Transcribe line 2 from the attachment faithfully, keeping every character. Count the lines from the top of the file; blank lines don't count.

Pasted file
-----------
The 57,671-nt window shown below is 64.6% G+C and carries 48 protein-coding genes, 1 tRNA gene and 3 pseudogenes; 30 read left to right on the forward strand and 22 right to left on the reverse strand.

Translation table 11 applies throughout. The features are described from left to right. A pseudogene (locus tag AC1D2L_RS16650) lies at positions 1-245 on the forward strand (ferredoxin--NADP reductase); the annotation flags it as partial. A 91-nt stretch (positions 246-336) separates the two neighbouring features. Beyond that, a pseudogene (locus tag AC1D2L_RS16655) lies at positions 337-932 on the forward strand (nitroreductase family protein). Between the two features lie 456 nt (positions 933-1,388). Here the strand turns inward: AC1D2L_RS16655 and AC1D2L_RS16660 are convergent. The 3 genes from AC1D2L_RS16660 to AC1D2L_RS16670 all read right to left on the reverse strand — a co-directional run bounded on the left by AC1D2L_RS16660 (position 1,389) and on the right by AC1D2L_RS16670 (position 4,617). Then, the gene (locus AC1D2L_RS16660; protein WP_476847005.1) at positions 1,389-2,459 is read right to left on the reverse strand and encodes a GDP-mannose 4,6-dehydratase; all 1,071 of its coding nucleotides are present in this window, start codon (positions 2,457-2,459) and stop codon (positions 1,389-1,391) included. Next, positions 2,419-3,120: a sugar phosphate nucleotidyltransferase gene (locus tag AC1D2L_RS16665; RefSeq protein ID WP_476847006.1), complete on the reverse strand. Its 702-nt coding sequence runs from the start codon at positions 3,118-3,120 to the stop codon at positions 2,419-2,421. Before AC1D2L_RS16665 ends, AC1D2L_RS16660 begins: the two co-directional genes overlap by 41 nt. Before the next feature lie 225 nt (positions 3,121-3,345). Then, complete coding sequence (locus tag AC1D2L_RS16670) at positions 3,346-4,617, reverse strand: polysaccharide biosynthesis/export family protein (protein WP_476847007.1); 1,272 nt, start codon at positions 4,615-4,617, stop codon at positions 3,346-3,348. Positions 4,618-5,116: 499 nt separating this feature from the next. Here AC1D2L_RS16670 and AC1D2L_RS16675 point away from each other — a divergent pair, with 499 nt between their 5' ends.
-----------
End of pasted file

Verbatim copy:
Translation table 11 applies throughout. The features are described from left to right. A pseudogene (locus tag AC1D2L_RS16650) lies at positions 1-245 on the forward strand (ferredoxin--NADP reductase); the annotation flags it as partial. A 91-nt stretch (positions 246-336) separates the two neighbouring features. Beyond that, a pseudogene (locus tag AC1D2L_RS16655) lies at positions 337-932 on the forward strand (nitroreductase family protein). Between the two features lie 456 nt (positions 933-1,388). Here the strand turns inward: AC1D2L_RS16655 and AC1D2L_RS16660 are convergent. The 3 genes from AC1D2L_RS16660 to AC1D2L_RS16670 all read right to left on the reverse strand — a co-directional run bounded on the left by AC1D2L_RS16660 (position 1,389) and on the right by AC1D2L_RS16670 (position 4,617). Then, the gene (locus AC1D2L_RS16660; protein WP_476847005.1) at positions 1,389-2,459 is read right to left on the reverse strand and encodes a GDP-mannose 4,6-dehydratase; all 1,071 of its coding nucleotides are present in this window, start codon (positions 2,457-2,459) and stop codon (positions 1,389-1,391) included. Next, positions 2,419-3,120: a sugar phosphate nucleotidyltransferase gene (locus tag AC1D2L_RS16665; RefSeq protein ID WP_476847006.1), complete on the reverse strand. Its 702-nt coding sequence runs from the start codon at positions 3,118-3,120 to the stop codon at positions 2,419-2,421. Before AC1D2L_RS16665 ends, AC1D2L_RS16660 begins: the two co-directional genes overlap by 41 nt. Before the next feature lie 225 nt (positions 3,121-3,345). Then, complete coding sequence (locus tag AC1D2L_RS16670) at positions 3,346-4,617, reverse strand: polysaccharide biosynthesis/export family protein (protein WP_476847007.1); 1,272 nt, start codon at positions 4,615-4,617, stop codon at positions 3,346-3,348. Positions 4,618-5,116: 499 nt separating this feature from the next. Here AC1D2L_RS16670 and AC1D2L_RS16675 point away from each other — a divergent pair, with 499 nt between their 5' ends.